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Thai Girl Tattle: The Relativity Of Remoteness

...As I sit outside in the new shop across the soi enjoying a beer, all our neighbours pass by. Old granny from next door, looking ferocious as always, old balaclava uncle on his ancient bicycle and later his wife and a lad on a bike far too small for him. Children are coming home from school, a farmer on a motorbike, mothers carrying babies. They all wander in and buy a tiny sweet, a snack, some soap, a tot of rice whisky.

Everyone round here has known each other all their lives and theyíre all related somehow. Itís a real community, cohesive and strong with its colourful Buddhist temple and cosy little school. Itís a world of its own, complete and secure, so how could it ever be remote. Remote from what?...

Andrew Hicks brings us the flavour of life in rural Thailand, far from the tourist glitter.

Do please visit Andrew's Web sites
http://www.thaigirl2004.com/
http://www.thaigirl2004.blogspot.com/

When Cat and I first moved here Tamsyn, in one of her e-mails from England, asked me if the village was very remote.

Remote?

Of course itís not remote. Itís near Sangkha which is the centre of the known world.

Well, okay, I suppose itís relatively remote, depending on what theory of relativity you ascribe to.

In fact itís probably the most remote place Iíve ever lived in, though Zaria in Nigeria where I worked in the early seventies was more cut off from the world. There were no phones that actually functioned and the fastest means of international communication was by things called 'telegrams'. An incoming telegram from the UK usually took about three months to arrive; there was instant transmission to Lagos but then it was handed to a cripple with a cleft stick.

Things have moved on since then and our village in Surin in the North East of Thailand is not so bad as the basic infrastructure of roads and so on is remarkably good. Unfortunately there are no phone lines, even though the cables run down the main road only a few hundred yards awayÖ at least they did until they were stolen some while back.

The village has a hundred and twenty three houses and about 2,000 people registered as living here, though many work far away in the urban centres. Itís on the fast road to Sikoraphum and there are a few expats who live in places that are much more remote. Weíve visited one or two who live off the beaten track down unsealed roads for whom a trip into town takes a lot longer. It doesnít make much difference though. They too can pay for a big TOT IP Star satellite dish for over-priced internet that doesnít work. They too could order a Bangkok Post thatís rarely there when you go into the mini-mart to collect it, so weíre all in pretty much the same boat.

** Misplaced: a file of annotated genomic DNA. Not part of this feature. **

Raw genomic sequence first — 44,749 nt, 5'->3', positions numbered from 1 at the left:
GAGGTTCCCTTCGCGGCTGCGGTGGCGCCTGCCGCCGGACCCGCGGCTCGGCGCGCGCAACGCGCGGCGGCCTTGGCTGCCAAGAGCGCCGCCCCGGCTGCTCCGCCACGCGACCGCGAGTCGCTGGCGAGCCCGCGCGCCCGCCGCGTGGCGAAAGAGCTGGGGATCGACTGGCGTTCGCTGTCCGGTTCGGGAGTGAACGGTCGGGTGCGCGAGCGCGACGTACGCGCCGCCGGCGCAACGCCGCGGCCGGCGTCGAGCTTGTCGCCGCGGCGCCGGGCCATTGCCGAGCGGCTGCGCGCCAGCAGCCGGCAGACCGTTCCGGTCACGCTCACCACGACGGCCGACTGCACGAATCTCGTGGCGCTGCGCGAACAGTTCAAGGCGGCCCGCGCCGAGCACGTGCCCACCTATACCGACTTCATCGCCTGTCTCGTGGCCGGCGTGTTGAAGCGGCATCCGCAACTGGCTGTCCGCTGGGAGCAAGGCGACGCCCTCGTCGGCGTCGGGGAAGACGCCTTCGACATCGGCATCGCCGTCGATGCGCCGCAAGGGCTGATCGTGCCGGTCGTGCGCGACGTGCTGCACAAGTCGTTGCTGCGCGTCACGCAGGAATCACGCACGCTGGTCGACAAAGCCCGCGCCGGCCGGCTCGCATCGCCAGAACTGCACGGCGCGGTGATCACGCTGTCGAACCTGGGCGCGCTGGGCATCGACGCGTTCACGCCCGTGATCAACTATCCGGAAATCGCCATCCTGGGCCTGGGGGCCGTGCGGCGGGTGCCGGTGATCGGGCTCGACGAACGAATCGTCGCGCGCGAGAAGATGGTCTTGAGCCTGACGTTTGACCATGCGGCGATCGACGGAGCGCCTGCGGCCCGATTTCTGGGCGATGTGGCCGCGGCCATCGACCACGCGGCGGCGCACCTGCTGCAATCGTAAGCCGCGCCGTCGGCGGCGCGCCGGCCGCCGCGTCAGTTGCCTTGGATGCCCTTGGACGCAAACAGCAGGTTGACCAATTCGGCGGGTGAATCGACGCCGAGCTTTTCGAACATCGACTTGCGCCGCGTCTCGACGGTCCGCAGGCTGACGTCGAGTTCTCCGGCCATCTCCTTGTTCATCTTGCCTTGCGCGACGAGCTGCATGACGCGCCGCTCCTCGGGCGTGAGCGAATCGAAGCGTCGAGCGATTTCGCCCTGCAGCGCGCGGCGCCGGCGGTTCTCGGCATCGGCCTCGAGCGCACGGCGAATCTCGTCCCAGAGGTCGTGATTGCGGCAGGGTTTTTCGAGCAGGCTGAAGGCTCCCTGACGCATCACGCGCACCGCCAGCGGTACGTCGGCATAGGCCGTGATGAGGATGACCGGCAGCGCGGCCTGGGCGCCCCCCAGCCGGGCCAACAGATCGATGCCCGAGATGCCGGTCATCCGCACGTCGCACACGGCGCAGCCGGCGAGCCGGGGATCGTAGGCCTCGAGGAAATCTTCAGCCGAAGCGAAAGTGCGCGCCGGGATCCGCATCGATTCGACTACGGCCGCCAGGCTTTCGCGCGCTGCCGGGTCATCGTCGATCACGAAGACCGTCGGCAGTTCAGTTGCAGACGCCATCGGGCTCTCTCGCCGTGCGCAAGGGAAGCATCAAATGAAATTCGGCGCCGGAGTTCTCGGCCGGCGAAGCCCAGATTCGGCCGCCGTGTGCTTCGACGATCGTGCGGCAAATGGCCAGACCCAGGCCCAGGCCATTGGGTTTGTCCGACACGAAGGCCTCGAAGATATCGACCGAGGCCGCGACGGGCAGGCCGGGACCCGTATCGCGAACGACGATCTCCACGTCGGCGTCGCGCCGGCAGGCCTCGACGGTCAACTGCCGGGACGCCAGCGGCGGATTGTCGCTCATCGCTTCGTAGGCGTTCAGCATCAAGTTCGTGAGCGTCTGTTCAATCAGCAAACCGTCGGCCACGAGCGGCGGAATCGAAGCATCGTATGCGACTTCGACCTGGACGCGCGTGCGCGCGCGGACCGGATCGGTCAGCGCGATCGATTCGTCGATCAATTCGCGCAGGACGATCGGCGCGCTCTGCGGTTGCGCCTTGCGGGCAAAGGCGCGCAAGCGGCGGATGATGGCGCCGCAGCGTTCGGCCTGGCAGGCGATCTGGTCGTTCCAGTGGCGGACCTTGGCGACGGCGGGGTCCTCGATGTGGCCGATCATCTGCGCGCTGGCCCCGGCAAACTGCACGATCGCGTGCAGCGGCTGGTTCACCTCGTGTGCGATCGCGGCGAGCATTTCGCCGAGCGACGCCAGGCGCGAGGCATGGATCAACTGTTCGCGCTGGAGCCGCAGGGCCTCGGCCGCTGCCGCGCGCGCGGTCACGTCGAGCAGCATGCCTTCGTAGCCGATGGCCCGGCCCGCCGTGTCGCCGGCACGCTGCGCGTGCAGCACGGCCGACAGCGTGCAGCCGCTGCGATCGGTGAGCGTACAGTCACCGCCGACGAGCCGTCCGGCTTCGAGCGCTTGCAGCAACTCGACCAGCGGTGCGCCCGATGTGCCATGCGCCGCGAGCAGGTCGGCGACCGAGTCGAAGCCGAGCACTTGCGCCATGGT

The reality is that each little pond is its own universe around which lives revolve and remoteness is not much of an issue. Most of the young go away to find work but long to gravitate home again. You only accept exile to the city if you have to.

As I sit outside in the new shop across the soi enjoying a beer, all our neighbours pass by. Old granny from next door, looking ferocious as always, old balaclava uncle on his ancient bicycle and later his wife and a lad on a bike far too small for him. Children are coming home from school, a farmer on a motorbike, mothers carrying babies. They all wander in and buy a tiny sweet, a snack, some soap, a tot of rice whisky.

Everyone round here has known each other all their lives and theyíre all related somehow. Itís a real community, cohesive and strong with its colourful Buddhist temple and cosy little school. Itís a world of its own, complete and secure, so how could it ever be remote. Remote from what?

Itís Bangkok thatís remote, thatís alien and dangerous, remote from the place you were born in, where youíre meant to be. The things that happen so far away in Bangkok hardly seem to impact upon us here. Bangkokís truly remote from Ban Sawai.

On my last trip to Bangkok, I brought a pound of cheese back with me. It was a great luxury but now itís all finished. Itíll take me nine hours to go and get some more, though you can buy massive bricks of Cheddar at Makro in Surin in two kilo packs. No, Iíve decided to respect my arteries and eat flaming chilli and fermented fish instead.

And for the last few days my Bangkok Post has actually arrived at the shop so Iíve some idea of the many things that are happening here in Thailand. Itís still turmoil in the capital, though the ripples do not seem to spread as far as us.

Meanwhile, here on another planet, I hear the storm clouds rumbling darkly a few kilometers away and itís painfully hot hitting the keys on my verandah upstairs. I long for the rain to come and cool things off a bit but the blackness seems to be receding and itís sultry and still with not a hint of a breeze.

If Iím going to post this blog today, Iíll have to find the key to our gate and drive into Sangkha to the internet cafť, which may or may not be open. Iíd rather stay here and watch television, if I had one I could understand. Or I could finish the painting I started in the kitchen yesterday, or mow the grassÖ if the mower worked.

Or I could ruminate a bit more upon the relativity of remoteness.

Trouble is my brainís soggy and I have a rare craving for an ice cold beer. There were several bottles left from the party on Friday night but, dammit, theyíve disappeared. I should have put them in my bedroom cupboard under lock and key to make sure they didnít walk.

Yes, an ice cold beer.

Really, really cold! In a glass thatís been put in the ice boxÖ with condensation streaming down its sides and making a pool on the table. With salted cashews and almonds.

And some real Cheddar cheese! On a decent plate thatís not bendy plastic, eaten with butter and Ritz biscuits.

But no, forget all that. Itís just idle fantasy!

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